It's super noisy out there, so why write? What I've learned at BlogHer 14

I'm writing this from a chilly conference room in San Jose, which at this particular point in time is home to the BlogHer14 conference. The subject: The Future of the Social Web.

It's a heady topic, covering the last 10 years of change--from Friendster and Blogger and MySpace to whatever hip new thing you're totally beta-geeking out about right now.

One of the main takeaways that I'm getting from this, however, is a constant: There are people hungry for content and content creators are always working hard to figure out how to get those eyes on their websites, blogs, apps, photos, videos, games, etc. And, of course, there are so many people and companies clamoring to figure out the ways to "monetize" their "brand."

(And if I never hear the words "monetize" and "brand" again after this weekend, it will be too soon).

(Fun fact: I once unironically used the word "brand" in reference ot myself in a conversation with my friend and I've hated myself over it ever since. Seriously, sometimes it's the last thing I think about before I fall asleep and I think, "Why? Why were you that asshole?")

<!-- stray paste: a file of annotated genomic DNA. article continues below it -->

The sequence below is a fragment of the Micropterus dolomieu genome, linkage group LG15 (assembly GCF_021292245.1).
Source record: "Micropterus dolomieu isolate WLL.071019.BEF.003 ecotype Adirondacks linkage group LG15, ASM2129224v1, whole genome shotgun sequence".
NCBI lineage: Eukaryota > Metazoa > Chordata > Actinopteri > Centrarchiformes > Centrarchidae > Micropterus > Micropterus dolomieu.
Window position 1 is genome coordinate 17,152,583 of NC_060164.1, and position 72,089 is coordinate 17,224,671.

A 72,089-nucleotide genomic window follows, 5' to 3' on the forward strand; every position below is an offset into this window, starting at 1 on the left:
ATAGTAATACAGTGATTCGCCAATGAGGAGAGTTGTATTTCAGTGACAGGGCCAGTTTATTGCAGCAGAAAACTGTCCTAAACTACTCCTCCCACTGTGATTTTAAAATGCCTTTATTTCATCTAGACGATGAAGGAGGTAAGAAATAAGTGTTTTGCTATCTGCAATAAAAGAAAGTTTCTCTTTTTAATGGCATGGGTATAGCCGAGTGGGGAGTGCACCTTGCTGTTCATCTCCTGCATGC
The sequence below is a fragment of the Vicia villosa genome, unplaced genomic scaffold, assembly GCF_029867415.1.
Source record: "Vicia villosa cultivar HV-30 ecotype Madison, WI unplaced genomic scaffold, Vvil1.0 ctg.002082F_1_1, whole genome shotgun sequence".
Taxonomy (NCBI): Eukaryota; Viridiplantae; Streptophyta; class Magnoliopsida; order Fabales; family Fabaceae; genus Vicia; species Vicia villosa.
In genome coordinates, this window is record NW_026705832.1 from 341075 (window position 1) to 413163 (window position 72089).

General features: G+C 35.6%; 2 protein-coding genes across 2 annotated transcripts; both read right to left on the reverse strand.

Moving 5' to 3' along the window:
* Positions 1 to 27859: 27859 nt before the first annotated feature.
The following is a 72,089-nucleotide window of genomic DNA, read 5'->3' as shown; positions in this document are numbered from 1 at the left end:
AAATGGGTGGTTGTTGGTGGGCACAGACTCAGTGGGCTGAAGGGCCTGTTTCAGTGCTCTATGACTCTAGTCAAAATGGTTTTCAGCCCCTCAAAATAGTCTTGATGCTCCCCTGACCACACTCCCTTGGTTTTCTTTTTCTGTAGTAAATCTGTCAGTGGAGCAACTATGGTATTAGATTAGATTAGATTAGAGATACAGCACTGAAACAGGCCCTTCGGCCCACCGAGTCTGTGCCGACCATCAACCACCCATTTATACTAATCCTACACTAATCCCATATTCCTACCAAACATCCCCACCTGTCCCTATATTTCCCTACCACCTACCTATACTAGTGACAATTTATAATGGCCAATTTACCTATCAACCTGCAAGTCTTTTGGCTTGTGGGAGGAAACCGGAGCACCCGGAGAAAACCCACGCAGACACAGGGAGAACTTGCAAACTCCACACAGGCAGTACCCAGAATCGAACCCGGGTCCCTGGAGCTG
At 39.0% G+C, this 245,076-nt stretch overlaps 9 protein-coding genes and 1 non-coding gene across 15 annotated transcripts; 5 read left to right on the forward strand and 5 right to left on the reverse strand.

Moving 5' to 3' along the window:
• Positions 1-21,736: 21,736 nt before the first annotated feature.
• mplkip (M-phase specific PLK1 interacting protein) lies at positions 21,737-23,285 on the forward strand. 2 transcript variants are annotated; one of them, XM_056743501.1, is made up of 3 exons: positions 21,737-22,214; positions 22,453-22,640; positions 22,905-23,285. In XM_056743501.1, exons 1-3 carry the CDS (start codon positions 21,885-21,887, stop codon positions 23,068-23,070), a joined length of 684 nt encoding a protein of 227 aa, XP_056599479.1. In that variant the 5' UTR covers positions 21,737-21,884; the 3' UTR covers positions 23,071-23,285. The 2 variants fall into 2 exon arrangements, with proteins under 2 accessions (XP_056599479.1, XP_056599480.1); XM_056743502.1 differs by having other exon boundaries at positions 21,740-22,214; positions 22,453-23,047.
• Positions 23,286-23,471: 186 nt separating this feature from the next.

(This is nothing against those who do want to monetize their brand. Honestly. It's just not for me.)

The primary question that it leaves me with is this: Where do I fit in?

I've worked as a journalist for 20 years now--that means I've always had eyes on my work.

But when it comes to my personal writing, that audience has mostly been smaller, more intimate, more curated.

And by that I mean that sometimes it's just been an audience of one: Me.

(Cue throwback pic of junior high-age me writing in my diary. Oh wait, that picture doesn't exist? #sorrynotsorry).

Of course sometimes there have been more people. Ten years ago-ish I launched my first website and blog and used that as a place for both blogging and posting creative work. Mostly my entries centered on pop culture. Music, film, fashion, a little politics, maybe too much Britney Spears. I also posted a lot of poetry. Because I just know how much the world was clamoring to read all those poems I wrote the summer after my divorce. I mean, right?

At some point however I got busy and the blog lapsed and eventually I let the domain name expire. I had too much work-related writing to do--who has time to throw a few words up online for, you know, just fun?

Eventually, however, I started hungering for something else. Perhaps Facebook and Twitter fueled this where, for me at least, there's the intersection of private and public.

So four years ago I launched a new website.

And let it sit.

And then I added the blog.

And I let it sit.

And then in 2013 I posted a few entries.

And then let it sit.

Why the lethargy?

Maybe it's because, as Twitter exec Melissa Barnes just said on stage, "it's super noisy" out there.

There are so many, many, many people shouting to be heard.

And without the traditional platform of a corporate-driven print or online product, it's very difficult to rise above the din.